WASHINGTON: President Donald Trump has thrown a long-awaited pandemic relief package into doubt days before millions of Americans will lose their benefits and face eviction from their homes.
In a video late Tuesday, Trump called the measure "a disgrace" and demanded Congress more than triple the $600 direct payments to US taxpayers, reports AFP.The bombshell came less than a month before Trump leaves office, to be replaced by President-elect Joe Biden, and puts in jeopardy a hard-won agreement brokered after months of partisan squabbling.
Republicans and the Democrats late Monday finally approved a $900 billion bill meant to throw a lifeline to businesses and people struggling to keep their heads above water.
But in a pre-recorded statement made in the White House and sent out on Twitter, Trump said he would refuse to accept the bill without changes.
"I am asking Congress to amend this bill and increase the ridiculously low $600 to $2,000, or $4,000 for a couple," he said. Democrats, who had been pushing for a much bigger relief package, cheered the statement, but it puts Trump at odds with Senate Republican majority leader Mitch McConnell and House minority leader Kevin McCarthy, who have steadfastly blocked any larger stimulus measures.
Democrats plan to introduce a stand-alone measure Thursday to increase the payments that would go to all taxpayers earning up to $75,000 a year, with smaller amounts for those making up to $99,000.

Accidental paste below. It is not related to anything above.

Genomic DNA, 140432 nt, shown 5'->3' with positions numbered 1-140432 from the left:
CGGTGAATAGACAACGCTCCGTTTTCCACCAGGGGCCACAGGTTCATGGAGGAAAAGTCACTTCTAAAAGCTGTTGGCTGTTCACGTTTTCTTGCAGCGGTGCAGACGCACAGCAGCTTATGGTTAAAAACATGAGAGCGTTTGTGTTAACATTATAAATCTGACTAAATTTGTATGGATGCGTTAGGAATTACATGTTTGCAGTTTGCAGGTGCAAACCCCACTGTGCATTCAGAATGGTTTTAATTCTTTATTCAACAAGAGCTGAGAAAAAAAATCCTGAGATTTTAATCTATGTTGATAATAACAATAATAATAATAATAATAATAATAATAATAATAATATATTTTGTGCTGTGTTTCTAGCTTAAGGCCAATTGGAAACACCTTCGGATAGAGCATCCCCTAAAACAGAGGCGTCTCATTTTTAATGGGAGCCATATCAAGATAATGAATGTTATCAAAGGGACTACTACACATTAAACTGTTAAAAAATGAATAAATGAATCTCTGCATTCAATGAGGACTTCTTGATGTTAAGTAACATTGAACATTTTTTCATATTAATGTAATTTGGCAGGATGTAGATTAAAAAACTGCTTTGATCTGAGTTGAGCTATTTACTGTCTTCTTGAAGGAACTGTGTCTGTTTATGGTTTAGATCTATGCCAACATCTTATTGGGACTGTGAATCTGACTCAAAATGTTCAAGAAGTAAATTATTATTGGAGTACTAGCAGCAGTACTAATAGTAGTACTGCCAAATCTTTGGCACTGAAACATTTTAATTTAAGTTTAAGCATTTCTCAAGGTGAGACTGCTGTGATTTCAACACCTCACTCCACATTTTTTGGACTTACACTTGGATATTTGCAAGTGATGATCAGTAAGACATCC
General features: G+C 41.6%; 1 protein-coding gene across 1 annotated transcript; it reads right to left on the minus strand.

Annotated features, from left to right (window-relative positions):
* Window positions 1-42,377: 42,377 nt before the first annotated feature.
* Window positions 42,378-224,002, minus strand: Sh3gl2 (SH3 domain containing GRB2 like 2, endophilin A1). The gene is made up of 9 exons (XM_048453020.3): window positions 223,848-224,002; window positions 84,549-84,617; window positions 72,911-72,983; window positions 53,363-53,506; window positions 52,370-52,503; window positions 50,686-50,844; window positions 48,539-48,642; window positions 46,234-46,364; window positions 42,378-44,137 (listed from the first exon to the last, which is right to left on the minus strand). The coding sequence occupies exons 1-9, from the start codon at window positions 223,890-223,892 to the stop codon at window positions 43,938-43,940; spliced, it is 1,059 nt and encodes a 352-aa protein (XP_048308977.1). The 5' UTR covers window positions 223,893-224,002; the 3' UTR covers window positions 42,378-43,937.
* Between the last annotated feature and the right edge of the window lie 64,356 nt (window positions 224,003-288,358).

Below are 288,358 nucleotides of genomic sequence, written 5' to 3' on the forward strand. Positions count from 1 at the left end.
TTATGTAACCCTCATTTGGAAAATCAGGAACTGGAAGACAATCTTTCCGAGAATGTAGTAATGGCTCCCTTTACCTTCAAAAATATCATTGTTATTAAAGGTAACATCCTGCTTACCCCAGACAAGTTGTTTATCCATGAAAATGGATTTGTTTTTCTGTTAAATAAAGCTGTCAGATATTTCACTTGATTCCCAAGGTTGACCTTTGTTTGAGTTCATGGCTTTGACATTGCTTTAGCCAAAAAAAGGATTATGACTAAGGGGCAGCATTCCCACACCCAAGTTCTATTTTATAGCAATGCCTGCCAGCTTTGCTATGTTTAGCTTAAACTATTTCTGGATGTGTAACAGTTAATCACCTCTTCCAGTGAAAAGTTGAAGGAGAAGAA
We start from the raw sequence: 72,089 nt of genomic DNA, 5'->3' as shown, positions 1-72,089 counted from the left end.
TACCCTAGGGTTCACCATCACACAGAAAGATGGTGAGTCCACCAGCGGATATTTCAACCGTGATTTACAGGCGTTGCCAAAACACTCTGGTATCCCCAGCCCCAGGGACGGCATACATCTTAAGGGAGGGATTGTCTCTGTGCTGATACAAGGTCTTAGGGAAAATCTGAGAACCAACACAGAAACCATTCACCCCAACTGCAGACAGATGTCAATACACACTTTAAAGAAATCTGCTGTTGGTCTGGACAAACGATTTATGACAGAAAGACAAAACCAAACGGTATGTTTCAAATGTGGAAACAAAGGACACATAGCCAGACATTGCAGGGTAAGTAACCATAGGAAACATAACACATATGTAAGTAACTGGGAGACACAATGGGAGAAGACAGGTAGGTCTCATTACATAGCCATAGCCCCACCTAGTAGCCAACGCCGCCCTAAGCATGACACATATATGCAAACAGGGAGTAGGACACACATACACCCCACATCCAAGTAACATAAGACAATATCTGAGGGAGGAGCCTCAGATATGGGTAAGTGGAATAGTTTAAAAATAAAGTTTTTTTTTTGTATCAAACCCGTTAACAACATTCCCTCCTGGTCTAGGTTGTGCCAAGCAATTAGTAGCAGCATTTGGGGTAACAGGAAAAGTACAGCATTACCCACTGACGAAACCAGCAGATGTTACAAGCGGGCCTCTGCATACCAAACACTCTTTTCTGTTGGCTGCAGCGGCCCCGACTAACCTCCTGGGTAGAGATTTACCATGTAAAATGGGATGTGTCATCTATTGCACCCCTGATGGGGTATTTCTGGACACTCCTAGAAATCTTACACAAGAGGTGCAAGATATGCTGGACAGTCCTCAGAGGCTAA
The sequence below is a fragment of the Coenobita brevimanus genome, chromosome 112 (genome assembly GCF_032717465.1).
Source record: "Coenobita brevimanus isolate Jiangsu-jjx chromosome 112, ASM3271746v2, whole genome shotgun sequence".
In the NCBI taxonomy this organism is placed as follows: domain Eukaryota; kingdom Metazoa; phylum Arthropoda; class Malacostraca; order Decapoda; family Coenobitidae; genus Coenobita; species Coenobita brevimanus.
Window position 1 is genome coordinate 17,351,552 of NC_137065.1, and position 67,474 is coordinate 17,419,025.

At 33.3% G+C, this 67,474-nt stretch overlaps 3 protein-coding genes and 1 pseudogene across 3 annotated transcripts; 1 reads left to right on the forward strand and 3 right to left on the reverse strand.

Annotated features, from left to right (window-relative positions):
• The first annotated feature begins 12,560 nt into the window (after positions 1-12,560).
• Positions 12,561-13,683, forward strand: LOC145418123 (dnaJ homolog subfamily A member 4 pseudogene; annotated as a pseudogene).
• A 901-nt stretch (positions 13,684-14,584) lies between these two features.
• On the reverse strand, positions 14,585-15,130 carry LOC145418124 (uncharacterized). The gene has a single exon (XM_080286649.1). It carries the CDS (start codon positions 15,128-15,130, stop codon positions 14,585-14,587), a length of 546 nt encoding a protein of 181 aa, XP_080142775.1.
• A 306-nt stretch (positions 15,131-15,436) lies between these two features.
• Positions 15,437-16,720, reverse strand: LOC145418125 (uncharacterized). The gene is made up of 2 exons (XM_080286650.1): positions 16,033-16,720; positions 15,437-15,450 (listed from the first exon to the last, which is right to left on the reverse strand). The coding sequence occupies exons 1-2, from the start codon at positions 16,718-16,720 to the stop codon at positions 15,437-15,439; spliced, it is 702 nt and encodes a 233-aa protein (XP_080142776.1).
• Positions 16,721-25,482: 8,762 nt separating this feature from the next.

Democratic House Speaker Nancy Pelosi called on Twitter for Trump to "urge McConnell and McCarthy to agree with the Democratic unanimous consent request for $2,000 direct payments! This can be done by noon on Christmas Eve!"However, the measure is unlikely since if even one Republican disagrees it will fail.
The relief package is wrapped into a $2.3 trillion, almost 5,600-page "coronabus" bill that includes a $1.4 trillion omnibus spending bill to fund the government for the coming fiscal year.
Without the president's signature, the special pandemic jobless benefits reaching about 14 million workers will expire, and a moratorium on evictions will lapse.
The government will additionally shut down if Trump does not sign the bill by December 28.
Trump has not yet received the bill and he did not explicitly say he would not sign. It is almost unprecedented for a president to veto a bill that received such overwhelming bipartisan support.
But his veto Wednesday of a defense funding bill, the NDAA, ensures lawmakers will return to Washington after Christmas to override the action.